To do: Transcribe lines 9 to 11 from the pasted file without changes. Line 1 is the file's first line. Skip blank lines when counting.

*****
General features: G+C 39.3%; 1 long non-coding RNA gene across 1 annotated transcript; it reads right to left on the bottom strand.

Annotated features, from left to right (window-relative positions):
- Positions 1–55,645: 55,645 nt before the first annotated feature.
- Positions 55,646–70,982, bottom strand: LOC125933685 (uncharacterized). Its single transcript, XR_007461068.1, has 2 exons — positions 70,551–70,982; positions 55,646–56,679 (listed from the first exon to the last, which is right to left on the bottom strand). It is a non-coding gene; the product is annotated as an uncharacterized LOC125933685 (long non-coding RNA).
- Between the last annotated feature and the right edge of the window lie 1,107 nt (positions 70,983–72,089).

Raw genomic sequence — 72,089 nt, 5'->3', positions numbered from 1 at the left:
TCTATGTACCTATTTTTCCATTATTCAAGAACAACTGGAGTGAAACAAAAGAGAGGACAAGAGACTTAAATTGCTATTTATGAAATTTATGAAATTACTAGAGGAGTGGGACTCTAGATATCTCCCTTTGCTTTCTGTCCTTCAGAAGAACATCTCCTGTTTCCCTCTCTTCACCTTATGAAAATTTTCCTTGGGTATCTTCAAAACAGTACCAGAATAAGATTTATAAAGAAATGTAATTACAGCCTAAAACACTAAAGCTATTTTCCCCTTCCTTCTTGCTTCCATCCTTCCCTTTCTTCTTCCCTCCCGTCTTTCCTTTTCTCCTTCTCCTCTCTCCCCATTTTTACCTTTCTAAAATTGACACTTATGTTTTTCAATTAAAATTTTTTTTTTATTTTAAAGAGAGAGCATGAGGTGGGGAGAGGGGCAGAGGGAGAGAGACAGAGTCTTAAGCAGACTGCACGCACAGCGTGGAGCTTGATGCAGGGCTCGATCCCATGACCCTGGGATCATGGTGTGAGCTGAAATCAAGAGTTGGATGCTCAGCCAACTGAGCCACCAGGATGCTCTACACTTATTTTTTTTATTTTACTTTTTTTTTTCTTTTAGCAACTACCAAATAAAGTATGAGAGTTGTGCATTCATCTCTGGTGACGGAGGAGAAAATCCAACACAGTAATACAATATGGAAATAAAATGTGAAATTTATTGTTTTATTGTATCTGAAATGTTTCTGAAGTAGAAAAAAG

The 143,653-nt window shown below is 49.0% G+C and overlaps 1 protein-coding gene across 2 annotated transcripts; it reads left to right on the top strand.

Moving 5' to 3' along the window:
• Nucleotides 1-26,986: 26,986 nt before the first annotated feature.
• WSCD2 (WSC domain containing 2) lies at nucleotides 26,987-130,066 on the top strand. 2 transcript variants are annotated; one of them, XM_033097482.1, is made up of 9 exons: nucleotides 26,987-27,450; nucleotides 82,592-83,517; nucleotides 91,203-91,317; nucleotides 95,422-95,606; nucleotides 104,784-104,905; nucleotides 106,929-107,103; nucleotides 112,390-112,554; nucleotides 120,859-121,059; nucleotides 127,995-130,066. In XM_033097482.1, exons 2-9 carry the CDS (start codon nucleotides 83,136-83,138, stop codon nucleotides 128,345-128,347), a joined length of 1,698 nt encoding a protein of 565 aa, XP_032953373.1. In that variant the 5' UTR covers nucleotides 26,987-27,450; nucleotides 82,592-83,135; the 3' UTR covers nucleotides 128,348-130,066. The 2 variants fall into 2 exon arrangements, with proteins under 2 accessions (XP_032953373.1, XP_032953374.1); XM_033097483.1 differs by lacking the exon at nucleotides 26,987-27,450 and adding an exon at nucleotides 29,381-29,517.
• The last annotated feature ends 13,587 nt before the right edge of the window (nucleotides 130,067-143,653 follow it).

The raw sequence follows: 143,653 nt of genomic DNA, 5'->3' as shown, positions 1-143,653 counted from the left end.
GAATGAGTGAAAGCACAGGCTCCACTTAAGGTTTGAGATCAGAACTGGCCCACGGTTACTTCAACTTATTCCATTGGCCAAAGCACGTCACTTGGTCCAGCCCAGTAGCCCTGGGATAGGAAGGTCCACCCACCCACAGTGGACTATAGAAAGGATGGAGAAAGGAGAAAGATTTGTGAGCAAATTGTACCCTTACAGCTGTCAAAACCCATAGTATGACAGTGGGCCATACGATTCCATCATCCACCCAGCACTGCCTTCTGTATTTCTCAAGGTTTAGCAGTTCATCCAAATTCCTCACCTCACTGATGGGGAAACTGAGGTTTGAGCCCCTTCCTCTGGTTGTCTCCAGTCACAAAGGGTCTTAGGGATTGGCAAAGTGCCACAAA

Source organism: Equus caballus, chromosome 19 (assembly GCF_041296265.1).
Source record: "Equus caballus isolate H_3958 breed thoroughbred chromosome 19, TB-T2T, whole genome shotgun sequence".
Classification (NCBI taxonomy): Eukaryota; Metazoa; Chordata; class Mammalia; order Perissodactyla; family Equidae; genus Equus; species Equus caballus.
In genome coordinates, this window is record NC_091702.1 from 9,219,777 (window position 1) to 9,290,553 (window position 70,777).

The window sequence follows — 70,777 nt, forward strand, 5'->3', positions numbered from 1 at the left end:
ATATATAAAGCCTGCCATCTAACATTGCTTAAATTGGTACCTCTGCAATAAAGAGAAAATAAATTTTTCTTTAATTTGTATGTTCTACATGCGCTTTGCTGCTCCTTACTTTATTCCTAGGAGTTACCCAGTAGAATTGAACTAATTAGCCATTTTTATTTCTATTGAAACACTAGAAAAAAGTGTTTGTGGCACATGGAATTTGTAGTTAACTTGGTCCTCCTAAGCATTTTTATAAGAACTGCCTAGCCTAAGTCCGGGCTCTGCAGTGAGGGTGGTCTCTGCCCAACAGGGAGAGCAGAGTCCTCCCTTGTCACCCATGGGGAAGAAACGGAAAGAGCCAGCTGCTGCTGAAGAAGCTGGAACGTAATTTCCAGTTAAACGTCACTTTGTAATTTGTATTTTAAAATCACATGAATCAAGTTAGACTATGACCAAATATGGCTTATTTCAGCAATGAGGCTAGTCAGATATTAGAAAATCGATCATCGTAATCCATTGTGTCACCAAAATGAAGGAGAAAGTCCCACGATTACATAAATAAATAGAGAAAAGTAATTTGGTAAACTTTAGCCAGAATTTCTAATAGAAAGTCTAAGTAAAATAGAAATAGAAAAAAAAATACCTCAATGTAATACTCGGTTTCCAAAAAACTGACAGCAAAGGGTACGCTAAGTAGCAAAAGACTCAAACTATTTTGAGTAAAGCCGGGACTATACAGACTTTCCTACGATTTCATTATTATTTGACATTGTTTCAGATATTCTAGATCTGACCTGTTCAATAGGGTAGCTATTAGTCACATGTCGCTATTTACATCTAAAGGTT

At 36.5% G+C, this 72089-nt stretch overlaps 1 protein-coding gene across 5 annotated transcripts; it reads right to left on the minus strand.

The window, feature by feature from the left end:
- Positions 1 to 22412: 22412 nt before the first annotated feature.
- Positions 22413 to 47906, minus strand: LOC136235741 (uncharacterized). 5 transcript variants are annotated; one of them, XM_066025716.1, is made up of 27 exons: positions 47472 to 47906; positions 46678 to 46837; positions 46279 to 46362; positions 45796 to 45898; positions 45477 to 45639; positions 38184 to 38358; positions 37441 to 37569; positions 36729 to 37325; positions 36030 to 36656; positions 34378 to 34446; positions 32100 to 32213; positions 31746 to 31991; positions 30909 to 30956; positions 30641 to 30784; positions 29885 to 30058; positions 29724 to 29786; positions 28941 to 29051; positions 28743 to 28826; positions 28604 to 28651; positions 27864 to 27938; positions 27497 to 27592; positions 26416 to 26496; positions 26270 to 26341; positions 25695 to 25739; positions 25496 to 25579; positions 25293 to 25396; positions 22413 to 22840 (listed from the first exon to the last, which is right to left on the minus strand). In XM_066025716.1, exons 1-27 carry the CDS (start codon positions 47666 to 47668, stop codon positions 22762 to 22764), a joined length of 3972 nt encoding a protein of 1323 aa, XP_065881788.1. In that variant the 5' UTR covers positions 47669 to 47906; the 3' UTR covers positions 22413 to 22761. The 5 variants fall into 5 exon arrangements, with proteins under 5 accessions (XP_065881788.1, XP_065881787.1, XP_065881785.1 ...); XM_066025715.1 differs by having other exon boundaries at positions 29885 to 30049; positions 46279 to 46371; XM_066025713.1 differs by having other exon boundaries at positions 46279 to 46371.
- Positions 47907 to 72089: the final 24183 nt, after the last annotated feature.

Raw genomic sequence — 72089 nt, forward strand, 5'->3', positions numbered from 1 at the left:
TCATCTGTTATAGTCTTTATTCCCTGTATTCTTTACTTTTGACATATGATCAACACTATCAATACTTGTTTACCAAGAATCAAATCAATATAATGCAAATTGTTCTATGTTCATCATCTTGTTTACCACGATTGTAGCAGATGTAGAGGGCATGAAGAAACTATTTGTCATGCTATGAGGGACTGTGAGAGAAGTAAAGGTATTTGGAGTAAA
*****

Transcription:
Moving 5' to 3' along the window:
• Nucleotides 1-26,986: 26,986 nt before the first annotated feature.
• WSCD2 (WSC domain containing 2) lies at nucleotides 26,987-130,066 on the top strand. 2 transcript variants are annotated; one of them, XM_033097482.1, is made up of 9 exons: nucleotides 26,987-27,450; nucleotides 82,592-83,517; nucleotides 91,203-91,317; nucleotides 95,422-95,606; nucleotides 104,784-104,905; nucleotides 106,929-107,103; nucleotides 112,390-112,554; nucleotides 120,859-121,059; nucleotides 127,995-130,066. In XM_033097482.1, exons 2-9 carry the CDS (start codon nucleotides 83,136-83,138, stop codon nucleotides 128,345-128,347), a joined length of 1,698 nt encoding a protein of 565 aa, XP_032953373.1. In that variant the 5' UTR covers nucleotides 26,987-27,450; nucleotides 82,592-83,135; the 3' UTR covers nucleotides 128,348-130,066. The 2 variants fall into 2 exon arrangements, with proteins under 2 accessions (XP_032953373.1, XP_032953374.1); XM_033097483.1 differs by lacking the exon at nucleotides 26,987-27,450 and adding an exon at nucleotides 29,381-29,517.